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Programming in C

A simple C Program :

Printing a Line of Text

/* first program in C */
#include <stdio.h>
/* function main begins program execution */
int main( void )
printf( “Welcome to tutorial link \n” );
return 0; /* indicate that program ended successfully */
} /* end function main */


Welcome to tutorial link


Even though this program is simple, it illustrates several important features of the C language. Lines 1 begin with /* and end with */ indicating that this is a comment. You insert comments to document programs and improve program readability. Comments do not cause the computer to perform any action when the program is run. Comments are ignored by the C compiler and do not cause any machine-language object code to be generated. Comments also help other people read and understand your program, but too many comments can make a program difficult to read.


#include <stdio.h>

is a directive to the C preprocessor. Lines beginning with # are processed by the preprocessor before the program is compiled. It tells the preprocessor to include the contents of the standard input/output header (<stdio.h>) in the program.


This header contains information used by the compiler when compiling calls to standard input/output library functions such as printf.


int main( void )

is a part of every C program. The parentheses after main indicate that main is a program building block called a function. C programs contain one or more functions, one of which must be main. Every program in C begins executing at the function main. Functions can return information.


The keyword int to the left of main indicates that main “returns” an integer (whole number) value. Functions also can receive information when they’re called upon to execute. The void in parentheses here means that main does not receive any information.


A left brace, {, begins the body of every function. A corresponding right brace ends each function. This pair of braces and the portion of the program between the braces is called a block. The block is an important program unit in C.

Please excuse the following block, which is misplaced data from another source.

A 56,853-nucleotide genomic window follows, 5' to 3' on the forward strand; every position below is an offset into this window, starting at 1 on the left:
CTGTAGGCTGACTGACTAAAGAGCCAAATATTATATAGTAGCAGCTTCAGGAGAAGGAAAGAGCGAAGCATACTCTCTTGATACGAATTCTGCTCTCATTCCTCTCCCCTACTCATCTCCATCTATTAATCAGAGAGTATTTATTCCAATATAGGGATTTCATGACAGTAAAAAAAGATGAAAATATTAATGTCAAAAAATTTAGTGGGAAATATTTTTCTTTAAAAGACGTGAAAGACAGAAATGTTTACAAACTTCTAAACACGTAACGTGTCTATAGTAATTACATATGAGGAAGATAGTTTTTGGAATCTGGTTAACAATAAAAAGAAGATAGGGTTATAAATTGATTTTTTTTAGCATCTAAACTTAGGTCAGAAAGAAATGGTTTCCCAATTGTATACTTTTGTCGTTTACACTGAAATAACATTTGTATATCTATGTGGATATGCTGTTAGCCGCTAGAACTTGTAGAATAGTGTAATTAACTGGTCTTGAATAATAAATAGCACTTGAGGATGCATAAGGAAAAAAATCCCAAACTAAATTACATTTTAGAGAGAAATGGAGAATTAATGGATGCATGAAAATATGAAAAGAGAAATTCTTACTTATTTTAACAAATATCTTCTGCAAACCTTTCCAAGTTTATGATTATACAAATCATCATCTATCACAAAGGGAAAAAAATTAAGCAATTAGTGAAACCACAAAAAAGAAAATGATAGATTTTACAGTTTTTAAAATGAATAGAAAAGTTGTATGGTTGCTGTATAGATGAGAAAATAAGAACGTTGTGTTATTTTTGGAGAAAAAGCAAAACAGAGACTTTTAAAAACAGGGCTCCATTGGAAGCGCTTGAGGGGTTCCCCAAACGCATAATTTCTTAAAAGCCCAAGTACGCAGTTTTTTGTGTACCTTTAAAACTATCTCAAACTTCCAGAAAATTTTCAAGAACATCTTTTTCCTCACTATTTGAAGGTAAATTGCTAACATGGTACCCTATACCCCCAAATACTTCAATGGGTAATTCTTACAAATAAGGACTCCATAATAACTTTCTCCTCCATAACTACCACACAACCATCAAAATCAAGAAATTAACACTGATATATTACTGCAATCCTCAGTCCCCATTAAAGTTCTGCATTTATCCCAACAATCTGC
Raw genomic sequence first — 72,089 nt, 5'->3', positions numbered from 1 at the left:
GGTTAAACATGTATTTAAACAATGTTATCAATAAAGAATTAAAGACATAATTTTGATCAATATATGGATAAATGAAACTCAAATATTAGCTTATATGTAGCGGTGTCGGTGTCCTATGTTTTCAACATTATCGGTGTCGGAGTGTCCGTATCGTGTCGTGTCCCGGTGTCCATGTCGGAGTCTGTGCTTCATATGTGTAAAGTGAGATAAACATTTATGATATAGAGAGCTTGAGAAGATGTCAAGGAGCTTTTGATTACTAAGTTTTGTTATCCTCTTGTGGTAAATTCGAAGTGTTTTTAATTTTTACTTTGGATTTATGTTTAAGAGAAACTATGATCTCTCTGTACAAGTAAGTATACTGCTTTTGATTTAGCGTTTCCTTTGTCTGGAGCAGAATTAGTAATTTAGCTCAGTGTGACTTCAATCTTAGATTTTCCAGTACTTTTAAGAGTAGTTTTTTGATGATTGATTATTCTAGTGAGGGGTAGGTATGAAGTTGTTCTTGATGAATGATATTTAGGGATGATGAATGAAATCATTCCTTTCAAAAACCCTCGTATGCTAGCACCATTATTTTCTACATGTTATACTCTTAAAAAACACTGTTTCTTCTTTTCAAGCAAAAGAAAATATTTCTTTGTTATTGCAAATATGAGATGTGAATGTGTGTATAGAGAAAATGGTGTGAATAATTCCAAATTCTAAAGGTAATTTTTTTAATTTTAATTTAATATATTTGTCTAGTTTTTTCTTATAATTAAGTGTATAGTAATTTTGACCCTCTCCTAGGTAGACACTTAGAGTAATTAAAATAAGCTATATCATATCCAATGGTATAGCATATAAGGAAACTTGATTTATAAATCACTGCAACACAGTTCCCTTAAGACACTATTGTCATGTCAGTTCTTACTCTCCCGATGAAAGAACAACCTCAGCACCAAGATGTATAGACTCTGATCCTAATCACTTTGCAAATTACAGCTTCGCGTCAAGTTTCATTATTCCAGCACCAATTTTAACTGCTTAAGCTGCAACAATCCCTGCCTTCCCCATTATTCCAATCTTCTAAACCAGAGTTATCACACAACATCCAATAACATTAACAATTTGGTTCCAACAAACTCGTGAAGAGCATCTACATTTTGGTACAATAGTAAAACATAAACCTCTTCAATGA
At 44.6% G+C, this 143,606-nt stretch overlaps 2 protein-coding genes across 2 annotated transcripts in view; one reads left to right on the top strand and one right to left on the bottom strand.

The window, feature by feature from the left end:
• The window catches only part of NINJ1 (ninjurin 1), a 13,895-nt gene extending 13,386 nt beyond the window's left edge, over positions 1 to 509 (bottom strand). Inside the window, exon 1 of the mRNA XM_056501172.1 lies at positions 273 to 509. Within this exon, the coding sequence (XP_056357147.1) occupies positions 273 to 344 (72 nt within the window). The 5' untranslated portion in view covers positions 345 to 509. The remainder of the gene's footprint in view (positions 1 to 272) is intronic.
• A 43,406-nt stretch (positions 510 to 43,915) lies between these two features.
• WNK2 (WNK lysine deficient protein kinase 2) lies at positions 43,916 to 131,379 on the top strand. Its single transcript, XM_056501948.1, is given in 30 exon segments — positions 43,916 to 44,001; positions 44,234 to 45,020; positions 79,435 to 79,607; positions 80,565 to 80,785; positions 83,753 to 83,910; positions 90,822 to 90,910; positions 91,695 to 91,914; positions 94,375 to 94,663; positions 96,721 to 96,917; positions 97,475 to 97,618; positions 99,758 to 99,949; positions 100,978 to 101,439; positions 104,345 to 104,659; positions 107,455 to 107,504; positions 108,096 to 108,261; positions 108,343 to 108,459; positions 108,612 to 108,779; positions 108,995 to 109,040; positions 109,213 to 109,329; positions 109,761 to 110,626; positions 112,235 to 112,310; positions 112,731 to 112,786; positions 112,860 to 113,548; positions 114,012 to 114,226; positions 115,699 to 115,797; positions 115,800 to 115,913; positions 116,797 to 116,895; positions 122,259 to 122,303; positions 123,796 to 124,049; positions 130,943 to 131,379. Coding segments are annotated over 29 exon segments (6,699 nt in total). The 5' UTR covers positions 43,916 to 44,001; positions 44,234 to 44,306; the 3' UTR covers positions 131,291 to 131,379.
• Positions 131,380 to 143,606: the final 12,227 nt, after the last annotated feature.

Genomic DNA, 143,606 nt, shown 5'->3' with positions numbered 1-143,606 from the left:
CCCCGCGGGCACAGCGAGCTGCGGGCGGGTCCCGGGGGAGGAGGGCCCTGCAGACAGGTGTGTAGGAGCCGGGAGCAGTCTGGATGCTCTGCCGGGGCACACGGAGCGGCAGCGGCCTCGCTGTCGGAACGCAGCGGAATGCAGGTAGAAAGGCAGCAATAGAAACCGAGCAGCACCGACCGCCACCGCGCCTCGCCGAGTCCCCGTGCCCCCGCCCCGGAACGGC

instructs the computer to perform an action, namely to print on the screen the string of characters marked by the quotation marks. A string is sometimes called a character string, a message or a literal. The entire line, including printf, its argument within the parentheses and the semicolon (;), is called a statement. Every statement must end with a semicolon (also known as the statement terminator). When the preceding printf statement is executed, it prints the message “Welcome to tutorial link" on the screen. The characters normally print exactly as they appear between the double quotes in the printf statement.


Notice that the characters \n were not printed on the screen. The backslash (\) is called an escape character. It indicates that printf is supposed to do something out of the ordinary. When encountering a backslash in a string, the compiler looks ahead at the next character and combines it with the backslash to form an escape sequence. The escape sequence \n means newline. When a newline appears in the string output by a printf, the newline causes the cursor to position to the beginning of the next line on the screen. Some common escape sequences are listed .



Escape sequence



Newline. Position the cursor at the beginning of the next line.



Horizontal tab. Move the cursor to the next tab stop.



Alert. Sound the system bell.



Backslash. Insert a backslash character in a string.



Double quote. Insert a double-quote character in a string.


return 0;

is included at the end of every main function. The keyword return is one of several means we’ll use to exit a function. When the return statement is used at the end of main as shown here, the value 0 indicates that the program has terminated successfully.